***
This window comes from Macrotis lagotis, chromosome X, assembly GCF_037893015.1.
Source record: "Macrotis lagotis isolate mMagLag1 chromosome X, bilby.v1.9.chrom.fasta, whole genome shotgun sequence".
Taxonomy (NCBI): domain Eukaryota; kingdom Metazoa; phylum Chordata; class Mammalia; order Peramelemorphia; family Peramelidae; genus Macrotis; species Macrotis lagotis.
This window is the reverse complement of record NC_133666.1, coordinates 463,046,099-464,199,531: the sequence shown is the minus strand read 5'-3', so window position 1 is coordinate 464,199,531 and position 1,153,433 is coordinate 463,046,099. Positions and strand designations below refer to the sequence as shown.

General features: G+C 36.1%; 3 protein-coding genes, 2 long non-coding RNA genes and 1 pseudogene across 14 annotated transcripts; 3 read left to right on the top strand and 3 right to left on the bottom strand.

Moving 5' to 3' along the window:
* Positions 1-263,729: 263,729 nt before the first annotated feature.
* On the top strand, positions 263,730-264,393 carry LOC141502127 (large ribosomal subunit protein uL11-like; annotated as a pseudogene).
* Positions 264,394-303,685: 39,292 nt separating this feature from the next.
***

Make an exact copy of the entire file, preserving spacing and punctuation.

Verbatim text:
This window comes from Macrotis lagotis, chromosome X, assembly GCF_037893015.1.
Source record: "Macrotis lagotis isolate mMagLag1 chromosome X, bilby.v1.9.chrom.fasta, whole genome shotgun sequence".
Taxonomy (NCBI): domain Eukaryota; kingdom Metazoa; phylum Chordata; class Mammalia; order Peramelemorphia; family Peramelidae; genus Macrotis; species Macrotis lagotis.
This window is the reverse complement of record NC_133666.1, coordinates 463,046,099-464,199,531: the sequence shown is the minus strand read 5'-3', so window position 1 is coordinate 464,199,531 and position 1,153,433 is coordinate 463,046,099. Positions and strand designations below refer to the sequence as shown.

General features: G+C 36.1%; 3 protein-coding genes, 2 long non-coding RNA genes and 1 pseudogene across 14 annotated transcripts; 3 read left to right on the top strand and 3 right to left on the bottom strand.

Moving 5' to 3' along the window:
* Positions 1-263,729: 263,729 nt before the first annotated feature.
* On the top strand, positions 263,730-264,393 carry LOC141502127 (large ribosomal subunit protein uL11-like; annotated as a pseudogene).
* Positions 264,394-303,685: 39,292 nt separating this feature from the next.